The Durham Bulls Athletic Park, known locally as the DBAP, was designed by HOK Sport+Venue+Event, designer of Camden Yards in Baltimore, Jacobs Field in Cleveland and a host of other new stadiums. The ballpark, constructed at a cost of $16 million, accommodates 10,000 fans with comfortable seating and an intimate vantage point of the field. It comes as no surprise that games at the DBAP are a family-friendly experience. But the stadium has also been recognized for its animal-friendly eating options. Last year, People for the Ethical Treatment of Animals (PETA) named the DBAP the nation's Most Vegetarian-Friendly Minor League Ballpark in recognition of an extensive vegetarian menu that include garden burgers, veggie hot dogs, salads and black-bean burritos. The DBAP's great vegetarian selection benefits animals and the health of fans, said Dan Shannon, assistant director of PETA, upon making the first-ever award. Animal-friendly and health-conscious fans in the Triangle can enjoy the best vegetarian food in all of Minor League Baseball.
Both the DBAP and DPAC are located within the American Tobacco District, one of the largest mixed-use redevelopments ever to take place in North Carolina. With more than a million square feet of office and retail space, eateries and residences, the American Tobacco District, has reinvented a defunct cigarette-manufacturing complex into a hip, attractive environment for workers, diners and visitors. The complex, with its colorful streetscapes and generous parking facilities, attracts about a million visitors annually. Among its dining options are a sushi bar, delicatessen, pizzeria and brew-pub.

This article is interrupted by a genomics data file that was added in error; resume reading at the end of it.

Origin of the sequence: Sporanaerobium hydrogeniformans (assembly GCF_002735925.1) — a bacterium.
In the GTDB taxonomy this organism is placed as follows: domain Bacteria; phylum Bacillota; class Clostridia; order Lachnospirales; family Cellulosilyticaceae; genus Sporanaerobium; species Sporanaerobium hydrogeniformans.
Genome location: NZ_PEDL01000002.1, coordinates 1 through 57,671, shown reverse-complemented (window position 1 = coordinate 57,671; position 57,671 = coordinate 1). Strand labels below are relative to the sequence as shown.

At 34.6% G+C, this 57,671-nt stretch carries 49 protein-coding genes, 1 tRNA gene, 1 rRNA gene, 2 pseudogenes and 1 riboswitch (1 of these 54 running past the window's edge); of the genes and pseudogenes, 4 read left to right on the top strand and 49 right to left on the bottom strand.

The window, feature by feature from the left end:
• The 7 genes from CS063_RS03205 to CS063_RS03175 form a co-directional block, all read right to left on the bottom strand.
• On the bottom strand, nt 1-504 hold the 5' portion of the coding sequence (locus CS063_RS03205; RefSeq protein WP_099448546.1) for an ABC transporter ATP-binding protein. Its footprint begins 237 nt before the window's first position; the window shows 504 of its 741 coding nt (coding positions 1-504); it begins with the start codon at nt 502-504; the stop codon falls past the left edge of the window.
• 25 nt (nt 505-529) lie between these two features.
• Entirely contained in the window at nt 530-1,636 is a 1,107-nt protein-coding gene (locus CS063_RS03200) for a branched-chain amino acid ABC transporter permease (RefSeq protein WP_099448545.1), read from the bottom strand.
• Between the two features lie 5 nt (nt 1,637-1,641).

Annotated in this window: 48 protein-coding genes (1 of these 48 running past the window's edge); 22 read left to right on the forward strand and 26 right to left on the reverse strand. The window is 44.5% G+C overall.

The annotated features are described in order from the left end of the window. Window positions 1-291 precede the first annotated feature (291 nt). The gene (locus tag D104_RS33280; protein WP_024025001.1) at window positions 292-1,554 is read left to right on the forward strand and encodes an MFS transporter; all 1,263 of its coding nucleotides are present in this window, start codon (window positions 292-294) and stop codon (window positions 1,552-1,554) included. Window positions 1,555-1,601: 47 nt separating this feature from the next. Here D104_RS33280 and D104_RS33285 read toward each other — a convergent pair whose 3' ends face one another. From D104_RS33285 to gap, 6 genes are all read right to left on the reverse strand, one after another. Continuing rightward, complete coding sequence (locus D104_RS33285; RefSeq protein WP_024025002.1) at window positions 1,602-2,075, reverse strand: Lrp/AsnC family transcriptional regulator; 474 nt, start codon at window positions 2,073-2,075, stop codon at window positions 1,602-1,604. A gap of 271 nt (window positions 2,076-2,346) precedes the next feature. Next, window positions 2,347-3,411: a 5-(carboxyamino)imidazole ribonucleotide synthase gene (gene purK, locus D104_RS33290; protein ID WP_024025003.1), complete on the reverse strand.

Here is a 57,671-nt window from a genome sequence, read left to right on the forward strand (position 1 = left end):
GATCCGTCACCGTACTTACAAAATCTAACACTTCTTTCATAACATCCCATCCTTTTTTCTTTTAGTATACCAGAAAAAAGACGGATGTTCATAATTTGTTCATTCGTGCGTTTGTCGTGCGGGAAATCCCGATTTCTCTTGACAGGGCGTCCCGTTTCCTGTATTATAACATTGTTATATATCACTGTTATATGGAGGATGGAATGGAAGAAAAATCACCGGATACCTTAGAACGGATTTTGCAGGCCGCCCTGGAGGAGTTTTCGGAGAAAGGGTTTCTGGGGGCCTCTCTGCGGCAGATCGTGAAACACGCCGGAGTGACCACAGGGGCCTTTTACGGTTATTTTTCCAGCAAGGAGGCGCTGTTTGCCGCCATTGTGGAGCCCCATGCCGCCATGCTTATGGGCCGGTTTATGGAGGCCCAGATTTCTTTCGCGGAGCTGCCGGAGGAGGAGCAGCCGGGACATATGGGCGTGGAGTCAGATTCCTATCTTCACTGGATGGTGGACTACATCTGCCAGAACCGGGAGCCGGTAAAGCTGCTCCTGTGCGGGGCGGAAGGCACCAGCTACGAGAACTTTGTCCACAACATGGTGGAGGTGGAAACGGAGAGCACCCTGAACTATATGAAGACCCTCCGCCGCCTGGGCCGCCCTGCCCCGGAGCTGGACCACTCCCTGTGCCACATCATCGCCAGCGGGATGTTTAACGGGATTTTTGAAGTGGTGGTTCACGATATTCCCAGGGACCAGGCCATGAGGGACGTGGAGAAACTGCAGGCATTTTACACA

Those working at the American Tobacco District include hundreds of employees of Duke University's business office, North Carolina Public Radio, Detroit-based Compuware Corporation, Brightleaf Capital and Capitol Broadcasting Company's Fox 50 television station. Also there is McKinney (formerly McKinney + Silver), a prominent advertising firm whose clients include Sony, NASDAQ and Audi. In 2004, the firm unveiled its plan to move its 140-person staff from downtown Raleigh to a 40,000-square-foot space at the American Tobacco Campus. Its relocation was supported by $100,000 in financial assistance from the City of Durham.